Referendum Day

The Crimea Exodus Has Begun

As pro-Moscow squads are intimidating locals to vote ‘yes’ to join Russia, many Ukraine nationalists and ethnic Tatars are trying to make arrangements to temporarily leave the region.

Thomas Peter/Reuters

For locals in Crimea, who are will be voting today on the referendum on whether to join Russia, future prospects don’t look bright.

In the run-up to the vote, Russian media has been churning out non-stop propaganda about how thousands of Ukrainians are fleeing into Russia proper to escape neo-Nazis and fascists. But the reality is that many Crimeans are fleeing north to other regions of Ukraine, to escape the local militias manned by Russian separatists. This weekend, as reports surfaced of Russian armed forces landing in Kherson, the escape to safety seemed even more pressing for the region’s pro-Kiev activists and ethnic minority Tatars.

Tamily Tasheva is a Crimean Tatar from Simferopol. Now, she coordinates a civil campaign, KRYM.SOS (“Crimea SOS”) to inform people about events on the peninsula, which has been largely shut off from the outside world.

“Women with children and older people are temporarily leaving Crimea for Kiev and Western Ukraine,” Tasheva says. “They will be hosted in boarding houses and in volunteers’ apartments for free. In the last five days, about 500 people have asked for information about asylum for us.”

The Memetov family could soon be one such group of asylum seekers. They live near Yevpatorya, in the Ismail-Bey district. Their little son, Arelan, runs around with his toy gun, but his father, Osman, had to get a real one to protect his house. He bought it not from far-right Ukrainians, as the Kremlin would have people believe, but from Russian separatists who see local Tatars as a serioius threat to the next referendum.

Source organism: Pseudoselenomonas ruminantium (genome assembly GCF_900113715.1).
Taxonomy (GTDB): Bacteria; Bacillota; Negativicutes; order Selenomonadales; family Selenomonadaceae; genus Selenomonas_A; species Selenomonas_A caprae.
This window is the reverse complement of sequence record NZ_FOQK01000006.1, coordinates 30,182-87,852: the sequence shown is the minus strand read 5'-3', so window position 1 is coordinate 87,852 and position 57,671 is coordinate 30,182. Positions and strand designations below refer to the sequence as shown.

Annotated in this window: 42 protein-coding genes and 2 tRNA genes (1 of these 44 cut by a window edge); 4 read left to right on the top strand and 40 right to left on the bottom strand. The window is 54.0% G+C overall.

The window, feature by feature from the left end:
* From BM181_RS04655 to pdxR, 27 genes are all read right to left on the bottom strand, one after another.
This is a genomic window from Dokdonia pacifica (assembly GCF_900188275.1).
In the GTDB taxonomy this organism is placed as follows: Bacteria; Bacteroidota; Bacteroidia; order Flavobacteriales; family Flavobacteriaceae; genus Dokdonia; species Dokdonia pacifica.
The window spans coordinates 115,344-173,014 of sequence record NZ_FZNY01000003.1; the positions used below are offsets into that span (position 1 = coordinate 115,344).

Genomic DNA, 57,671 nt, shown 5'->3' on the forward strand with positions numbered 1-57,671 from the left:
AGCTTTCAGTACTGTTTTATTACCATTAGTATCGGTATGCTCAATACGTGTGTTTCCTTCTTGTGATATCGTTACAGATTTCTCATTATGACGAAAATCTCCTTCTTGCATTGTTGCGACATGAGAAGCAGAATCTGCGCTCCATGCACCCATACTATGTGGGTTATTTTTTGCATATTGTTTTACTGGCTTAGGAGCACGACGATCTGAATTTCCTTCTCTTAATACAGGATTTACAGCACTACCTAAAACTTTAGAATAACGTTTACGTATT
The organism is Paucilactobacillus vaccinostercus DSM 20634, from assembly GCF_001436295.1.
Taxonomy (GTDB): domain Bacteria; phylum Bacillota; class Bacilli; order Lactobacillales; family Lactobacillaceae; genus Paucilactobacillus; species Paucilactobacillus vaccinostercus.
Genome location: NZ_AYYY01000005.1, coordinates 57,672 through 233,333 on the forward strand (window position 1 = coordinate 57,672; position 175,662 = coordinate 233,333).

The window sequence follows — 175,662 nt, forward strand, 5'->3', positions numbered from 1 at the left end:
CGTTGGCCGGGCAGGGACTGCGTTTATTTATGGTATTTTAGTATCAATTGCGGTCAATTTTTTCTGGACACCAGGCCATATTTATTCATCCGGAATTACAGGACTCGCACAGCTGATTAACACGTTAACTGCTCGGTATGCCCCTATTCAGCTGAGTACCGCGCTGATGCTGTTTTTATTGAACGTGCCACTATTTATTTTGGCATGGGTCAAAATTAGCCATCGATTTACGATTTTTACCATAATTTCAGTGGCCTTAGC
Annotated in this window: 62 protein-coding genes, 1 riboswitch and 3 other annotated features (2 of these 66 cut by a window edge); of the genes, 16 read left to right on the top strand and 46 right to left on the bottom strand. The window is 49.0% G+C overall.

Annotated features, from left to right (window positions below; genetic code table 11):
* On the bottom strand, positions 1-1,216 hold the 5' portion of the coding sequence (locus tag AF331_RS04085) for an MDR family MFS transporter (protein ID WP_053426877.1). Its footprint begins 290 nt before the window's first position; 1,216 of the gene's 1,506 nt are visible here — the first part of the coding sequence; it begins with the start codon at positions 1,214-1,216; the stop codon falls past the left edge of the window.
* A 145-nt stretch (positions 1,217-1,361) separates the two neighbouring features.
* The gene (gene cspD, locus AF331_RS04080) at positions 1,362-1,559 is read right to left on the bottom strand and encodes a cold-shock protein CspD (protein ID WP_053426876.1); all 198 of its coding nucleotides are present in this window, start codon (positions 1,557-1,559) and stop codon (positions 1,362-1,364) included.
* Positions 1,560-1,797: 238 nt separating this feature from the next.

In Pervomayskoye village, eight men from a Crimean “self-defense” squad intimidated local Tatar activist Ilyas Ibrahimov. "I am against the division of Ukraine and everybody knows it," Ibrahimov says. "They caught me in the very center of our village and asked if was going to vote in the referendum. When I said ‘no’, they answered ‘Be careful, we know where your house, know all your family.’”

One of Ibrahimov’s neighbors, Alitsya Bilyevytch, says, “people with bludgeons and sticks broke into my apartment the other evening … they just broke my door lock and asked me, ‘Do you have a reason to be here?’ I showed my passport, but they weren't satisfied and said, ‘We have some negative information about you and your family. How are you going to vote in our referendum?’ My hands are still shaking. The people were decorated with Georgian stripes, which are the symbol of Russian imperialism."

Meanwhile, a demonstration in support of a united Ukraine in Yalta, in southern Crimea, was attacked by an aggressive crowd waving Russian flags. According to demonstrators on the scene, the thugs attacked women, children and the elderly and shredded the Ukrainian flag, crying, “If you don’t like Russia, go live in Ukraine.” The police reportedly did not interfere in the violence.

According to the Right Sector activist Roman Koval, 200 refugee families recently tried to leave Crimea for continental Ukraine but they were blocked by a Crimean self-defense force.

Taras Beresovets is a political analyst of Crimea origin. He is sure that Ukraine is now witnessing the beginning of a long process of annexation and flight. He predicts that after the March 16 referendum, the suppression of dissidents and even ethnic cleansing could become more common. "At least 100,000 people will leave Crimea then", Beresovets said. If so, such actions would certainly be within Putin’s USSR 2.0 playbook. In the 20th century, Stalin cleared the Crimean peninsula of Tatars, who were seen as disloyal threats and shipped off to the gulags, and resettled the land with Russian communists and soldiers. Half a century later, like his forebears, Putin now seems intent upon turning Crimea into an outpost of Moscow and intimidating or eliminating anyone who opposes his plan.